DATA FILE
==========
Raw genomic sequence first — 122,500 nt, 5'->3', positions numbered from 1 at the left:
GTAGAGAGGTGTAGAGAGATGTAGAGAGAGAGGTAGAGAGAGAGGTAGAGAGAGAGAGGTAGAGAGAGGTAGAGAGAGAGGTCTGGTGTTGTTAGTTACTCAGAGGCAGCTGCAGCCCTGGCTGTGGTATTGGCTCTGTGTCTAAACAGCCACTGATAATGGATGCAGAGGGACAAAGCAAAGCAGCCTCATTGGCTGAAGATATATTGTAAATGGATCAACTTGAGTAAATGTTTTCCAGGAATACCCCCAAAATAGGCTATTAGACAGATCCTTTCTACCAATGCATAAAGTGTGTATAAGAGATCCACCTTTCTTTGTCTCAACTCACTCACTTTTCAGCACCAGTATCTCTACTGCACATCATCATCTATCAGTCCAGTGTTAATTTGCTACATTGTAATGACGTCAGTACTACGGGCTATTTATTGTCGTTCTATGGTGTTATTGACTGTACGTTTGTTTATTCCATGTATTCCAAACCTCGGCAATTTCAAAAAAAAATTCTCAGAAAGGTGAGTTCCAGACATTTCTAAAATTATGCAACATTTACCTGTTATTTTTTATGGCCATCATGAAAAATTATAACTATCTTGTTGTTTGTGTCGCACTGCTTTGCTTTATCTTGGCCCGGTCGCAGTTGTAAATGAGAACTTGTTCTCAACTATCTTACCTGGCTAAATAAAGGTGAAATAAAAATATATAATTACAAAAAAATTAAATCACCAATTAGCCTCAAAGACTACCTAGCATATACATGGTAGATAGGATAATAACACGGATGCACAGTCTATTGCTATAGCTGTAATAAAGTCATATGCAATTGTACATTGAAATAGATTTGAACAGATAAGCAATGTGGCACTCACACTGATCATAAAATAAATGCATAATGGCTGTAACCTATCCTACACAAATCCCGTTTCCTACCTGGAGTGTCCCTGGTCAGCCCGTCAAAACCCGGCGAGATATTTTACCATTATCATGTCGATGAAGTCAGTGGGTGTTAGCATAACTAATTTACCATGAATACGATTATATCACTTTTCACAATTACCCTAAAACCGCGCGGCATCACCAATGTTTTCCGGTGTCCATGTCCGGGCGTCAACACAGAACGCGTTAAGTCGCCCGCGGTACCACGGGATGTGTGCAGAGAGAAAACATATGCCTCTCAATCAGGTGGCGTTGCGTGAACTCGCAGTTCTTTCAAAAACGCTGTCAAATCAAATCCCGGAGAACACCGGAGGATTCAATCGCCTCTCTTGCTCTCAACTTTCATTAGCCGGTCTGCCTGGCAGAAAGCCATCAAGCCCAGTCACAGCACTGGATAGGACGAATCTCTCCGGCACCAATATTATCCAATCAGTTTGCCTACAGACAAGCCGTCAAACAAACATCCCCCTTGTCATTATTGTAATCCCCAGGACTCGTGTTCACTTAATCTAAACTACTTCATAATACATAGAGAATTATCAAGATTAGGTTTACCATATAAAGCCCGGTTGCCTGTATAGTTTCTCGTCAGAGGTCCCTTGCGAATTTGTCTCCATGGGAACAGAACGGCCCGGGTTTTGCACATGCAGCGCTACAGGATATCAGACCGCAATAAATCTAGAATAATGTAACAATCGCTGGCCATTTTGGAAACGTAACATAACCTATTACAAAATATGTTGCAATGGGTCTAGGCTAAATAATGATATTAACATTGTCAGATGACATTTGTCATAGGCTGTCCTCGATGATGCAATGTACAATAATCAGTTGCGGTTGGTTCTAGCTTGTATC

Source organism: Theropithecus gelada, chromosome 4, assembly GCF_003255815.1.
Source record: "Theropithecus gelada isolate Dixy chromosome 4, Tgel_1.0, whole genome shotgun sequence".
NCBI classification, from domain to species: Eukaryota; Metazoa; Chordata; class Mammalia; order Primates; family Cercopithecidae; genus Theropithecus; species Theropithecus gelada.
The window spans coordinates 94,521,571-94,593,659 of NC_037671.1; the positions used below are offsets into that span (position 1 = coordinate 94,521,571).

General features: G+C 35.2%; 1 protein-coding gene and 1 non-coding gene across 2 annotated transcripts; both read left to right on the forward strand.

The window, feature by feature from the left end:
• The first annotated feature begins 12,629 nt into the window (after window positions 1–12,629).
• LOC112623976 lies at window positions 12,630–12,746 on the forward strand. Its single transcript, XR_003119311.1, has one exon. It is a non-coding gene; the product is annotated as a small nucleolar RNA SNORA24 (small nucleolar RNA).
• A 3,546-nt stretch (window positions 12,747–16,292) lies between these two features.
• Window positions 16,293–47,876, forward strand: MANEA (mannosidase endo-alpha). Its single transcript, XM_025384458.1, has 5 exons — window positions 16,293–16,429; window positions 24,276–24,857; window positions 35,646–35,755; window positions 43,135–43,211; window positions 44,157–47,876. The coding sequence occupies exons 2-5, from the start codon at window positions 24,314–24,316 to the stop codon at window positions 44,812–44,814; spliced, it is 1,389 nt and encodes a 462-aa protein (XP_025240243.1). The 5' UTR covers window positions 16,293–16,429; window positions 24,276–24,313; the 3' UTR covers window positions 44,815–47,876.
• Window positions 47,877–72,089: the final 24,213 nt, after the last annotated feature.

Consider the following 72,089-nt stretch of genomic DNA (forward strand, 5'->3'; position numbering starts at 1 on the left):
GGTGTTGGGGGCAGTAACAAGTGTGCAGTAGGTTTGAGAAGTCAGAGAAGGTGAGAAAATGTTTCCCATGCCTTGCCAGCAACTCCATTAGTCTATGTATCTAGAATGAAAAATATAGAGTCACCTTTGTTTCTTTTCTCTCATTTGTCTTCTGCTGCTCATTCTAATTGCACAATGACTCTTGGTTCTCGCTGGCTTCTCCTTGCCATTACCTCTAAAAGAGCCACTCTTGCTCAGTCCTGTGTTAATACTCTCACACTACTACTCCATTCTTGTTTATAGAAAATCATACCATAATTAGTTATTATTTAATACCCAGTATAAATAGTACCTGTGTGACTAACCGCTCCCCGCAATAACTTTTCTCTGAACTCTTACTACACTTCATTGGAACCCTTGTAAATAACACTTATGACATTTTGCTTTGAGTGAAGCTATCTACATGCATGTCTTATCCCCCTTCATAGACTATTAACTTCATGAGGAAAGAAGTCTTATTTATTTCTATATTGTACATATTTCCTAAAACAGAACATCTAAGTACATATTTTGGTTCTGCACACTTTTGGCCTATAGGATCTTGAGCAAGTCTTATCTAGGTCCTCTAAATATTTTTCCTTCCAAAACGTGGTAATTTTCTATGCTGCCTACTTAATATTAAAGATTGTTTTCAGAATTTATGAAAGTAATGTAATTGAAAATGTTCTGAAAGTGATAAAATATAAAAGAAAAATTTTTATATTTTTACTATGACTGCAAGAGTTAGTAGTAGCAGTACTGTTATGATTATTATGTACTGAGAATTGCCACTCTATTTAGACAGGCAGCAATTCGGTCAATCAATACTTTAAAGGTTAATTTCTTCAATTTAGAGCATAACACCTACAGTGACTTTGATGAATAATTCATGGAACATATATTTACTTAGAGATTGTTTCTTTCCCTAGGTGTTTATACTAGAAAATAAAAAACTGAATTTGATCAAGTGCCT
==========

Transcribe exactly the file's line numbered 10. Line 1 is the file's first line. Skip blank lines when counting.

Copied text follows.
• LOC112623976 lies at window positions 12,630–12,746 on the forward strand. Its single transcript, XR_003119311.1, has one exon. It is a non-coding gene; the product is annotated as a small nucleolar RNA SNORA24 (small nucleolar RNA).